Expect that headline inflation number to fall.
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Old 08-15-2011, 07:53 PM   #16
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CPI for the last 12 months has gone up 3.6%. So much for deflation.
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Housing prices are down 12% and real average wages are flat. So much for inflation.
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The cost of buying a house may be down, but the cost of owning one certainly is not. And the CPI is still up 3.6% for the year. That sounds like inflation to me. One must take into account the entire basket of goods, not just a few select items.
C'mon, guys, this sounds like a schoolyard case of "My... 'index' is bigger than yours!"
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Old 08-15-2011, 08:01 PM   #17
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I'm sure you all know, that home prices are not included in CPI measurements. rents and imputed rents are what's tracked (for housing) in the CPI.

So if your house is now worth half of what it was, that's just not deflationary per the rules of CPI logic. And vice versa.
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Old 08-15-2011, 11:22 PM   #18
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When I was thinking about what deflation would be like, I realized that we have been experiencing it for a few years already -- in the housing market. Correct?
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Old 08-15-2011, 11:28 PM   #19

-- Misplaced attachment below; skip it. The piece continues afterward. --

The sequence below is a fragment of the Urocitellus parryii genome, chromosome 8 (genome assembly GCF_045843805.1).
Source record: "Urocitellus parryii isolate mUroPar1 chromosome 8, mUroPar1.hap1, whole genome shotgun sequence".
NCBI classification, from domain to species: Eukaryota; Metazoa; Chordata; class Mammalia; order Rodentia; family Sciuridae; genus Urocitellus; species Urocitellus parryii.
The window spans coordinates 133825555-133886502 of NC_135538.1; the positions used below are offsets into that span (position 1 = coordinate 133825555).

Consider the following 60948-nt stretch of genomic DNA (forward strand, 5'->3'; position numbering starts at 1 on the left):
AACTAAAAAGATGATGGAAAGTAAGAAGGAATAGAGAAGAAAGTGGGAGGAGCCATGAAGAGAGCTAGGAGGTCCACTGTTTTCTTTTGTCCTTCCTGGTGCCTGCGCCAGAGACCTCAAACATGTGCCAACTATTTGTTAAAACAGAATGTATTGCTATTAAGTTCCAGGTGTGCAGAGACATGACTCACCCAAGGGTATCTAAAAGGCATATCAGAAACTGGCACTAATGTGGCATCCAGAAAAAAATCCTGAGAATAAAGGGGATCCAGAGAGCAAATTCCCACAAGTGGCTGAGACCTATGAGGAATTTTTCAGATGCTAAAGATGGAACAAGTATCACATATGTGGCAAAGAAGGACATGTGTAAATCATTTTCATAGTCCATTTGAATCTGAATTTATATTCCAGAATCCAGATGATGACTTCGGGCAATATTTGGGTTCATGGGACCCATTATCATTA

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I wonder what a member of a rationale group does-- practice being rational or just practice rationalizing? Or is it some logic version of a chorale group?
I picked up on that too. Was that your buddy's actual spelling?

I decided that it was really a group needing to work together to come up with a rationale for their gut feelings that hyperinflation is going to happen soon.

Audrey
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Old 08-15-2011, 11:30 PM   #20
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Thank you I knew there was a term for this Biflation is perfect. It really helps with my book title.

My previous title, How to retire in a deflationary environment when you fear inflation is just around the corner. Was much too long. Biflation: A survival guide is much pithier.

Unfortunately I am struggling to get past chapter 1.
Stock up on guns, ammo, and MREs.
Great one clifp! LOL!